View Full Version : Improved Testing Helps Improve Outcomes of Skin Cancer

01-15-2009, 05:42 AM
According to pathology expert Dr. George Hollenberg, "Melanoma cocktail" identifies cancer's spread faster and more accurately. This press release comes from New York.

Plainview, NY (PRWEB) January 12, 2009 -- Melanoma, or deadly skin cancer, is fast becoming one of the most common cancers in the United States, with the rate of diagnosis growing more quickly than that for any other type of cancer, according to the Oncology Resource Center. In fact, the rate of melanoma diagnoses is increasing so fast that the Center estimates that one of every 63 Americans will be diagnosed with melanoma at some point in their lifetimes.

Today, melanoma is the sixth most common cancer among American men and the seventh among U.S. women. While most people are diagnosed between ages 45 and 55, a quarter of all cases occur earlier than that, according to a report of the Melanoma Center, which cites melanoma as the second most common cancer in women between the ages of 20 and 35, and the leading cause of cancer death in women ages 25 to 30.

The good news for those fighting skin cancers is that the mortality rate for this disease has remained stable during the past decade and the five-year survival rate among patients with melanoma has been increasing, according to the American Cancer Society. "One of the reasons for this positive change is our ability to detect metastasis, or spreading of the disease, faster and more accurately than ever before," says Dr. George Hollenberg, M.D., a leading NY-area pathologist and founder of Acupath Laboratories.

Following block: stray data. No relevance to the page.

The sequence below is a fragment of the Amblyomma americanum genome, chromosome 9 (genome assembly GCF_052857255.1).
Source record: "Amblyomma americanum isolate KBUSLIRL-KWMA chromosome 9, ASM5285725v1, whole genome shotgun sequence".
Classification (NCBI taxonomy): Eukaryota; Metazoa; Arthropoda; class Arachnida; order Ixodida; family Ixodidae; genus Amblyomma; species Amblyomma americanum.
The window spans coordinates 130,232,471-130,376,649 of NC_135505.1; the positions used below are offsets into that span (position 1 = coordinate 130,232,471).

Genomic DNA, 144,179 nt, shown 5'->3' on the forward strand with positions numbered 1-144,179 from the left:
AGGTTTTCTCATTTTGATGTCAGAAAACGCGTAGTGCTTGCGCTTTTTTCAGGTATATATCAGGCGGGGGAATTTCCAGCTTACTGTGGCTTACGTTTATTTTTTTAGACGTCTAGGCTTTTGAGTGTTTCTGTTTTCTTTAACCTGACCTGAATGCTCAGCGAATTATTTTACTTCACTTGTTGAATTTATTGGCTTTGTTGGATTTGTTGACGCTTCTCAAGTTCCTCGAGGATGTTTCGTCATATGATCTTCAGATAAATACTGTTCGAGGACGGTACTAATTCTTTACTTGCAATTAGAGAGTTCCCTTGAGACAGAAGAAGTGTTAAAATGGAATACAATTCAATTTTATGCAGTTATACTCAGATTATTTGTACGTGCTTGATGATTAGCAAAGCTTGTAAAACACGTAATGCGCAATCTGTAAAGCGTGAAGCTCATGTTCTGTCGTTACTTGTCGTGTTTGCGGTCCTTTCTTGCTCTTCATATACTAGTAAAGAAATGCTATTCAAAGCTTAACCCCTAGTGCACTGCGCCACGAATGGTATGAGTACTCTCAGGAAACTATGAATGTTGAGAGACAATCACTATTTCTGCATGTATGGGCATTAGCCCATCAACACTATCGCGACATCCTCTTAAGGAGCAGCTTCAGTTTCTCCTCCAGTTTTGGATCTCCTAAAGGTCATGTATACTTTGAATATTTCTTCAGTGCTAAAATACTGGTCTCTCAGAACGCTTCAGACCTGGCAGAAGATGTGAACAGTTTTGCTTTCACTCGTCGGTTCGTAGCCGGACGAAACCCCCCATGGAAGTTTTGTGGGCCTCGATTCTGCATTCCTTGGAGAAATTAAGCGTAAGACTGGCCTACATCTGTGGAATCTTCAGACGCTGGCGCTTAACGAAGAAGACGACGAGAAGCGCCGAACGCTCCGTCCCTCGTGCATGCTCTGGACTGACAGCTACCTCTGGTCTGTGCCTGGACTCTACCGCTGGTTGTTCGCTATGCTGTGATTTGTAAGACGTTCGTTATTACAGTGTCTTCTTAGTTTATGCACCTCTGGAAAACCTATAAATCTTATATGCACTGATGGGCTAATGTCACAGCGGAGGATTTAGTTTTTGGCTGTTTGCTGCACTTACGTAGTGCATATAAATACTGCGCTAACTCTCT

"Using new techniques and technologies, we can more quickly diagnose and "stage" melanoma, or determine the cancer's stage. We can also improve quality of life issues for patients by reducing the number of invasive surgical procedures and recoveries they must endure to achieve a proper diagnosis, and by providing critical prognosis information up to a week or two sooner," Dr. Hollenberg says.

Acupath uses the "MCW Melanoma Cocktail," developed by researchers at the University of Wisconsin, which mixes together several antibodies that can detect melanoma cells in the lymph nodes. When applied to slides containing tissue from the patient's sentinel lymph nodes, this mixture can detect cancer cells within 30 minutes. Using routine protocol, this process can take 24-48 hours, and if the result is positive, a second surgery to remove the surrounding nodes for study must be scheduled after the patient has recovered from the first procedure, with results available in 2-3 days.

"Surgeons and pathologists can now determine in the operating room during a patient's first surgery whether the sentinel nodes show sign of metastasis," Dr. Hollenbeck explains. "If so, the remaining nodes can be removed during that same surgical procedure, eliminating the second invasive surgery entirely."

Read more (http://www.prweb.com/releases/2009/01/prweb1841214.htm)

02-11-2009, 01:28 PM
i see,this should really in cancer treatment.

03-17-2009, 05:56 PM
I wonder if the rapid increase in skin cancer has to do with all of us spending so much time at the beaches in the 60's 70's and 80's?

03-18-2009, 03:51 AM
there is rapidly increase in skin cancer because people use skinscreen with Spf but don't use it adequate and thinks they are protected and stays freely in sun which is more prone to skin cancer i guess.

03-23-2009, 01:46 PM
there is still a lack of public awareness with regards to sun tan lotion and sunblock and how it effects the way we think about protection. I had a bottle of sun lotion spf 30 given to me by a neighbor just before i went to the Dominicans republic. She said here take this we won't be needing it. I accepted just to be polite. When i looked at the bottle it had the worst rating for uva protection allowed yet at a glance yo would not have seen this. They had just been to Egypt so i can't imagine that that block offered them any significant protection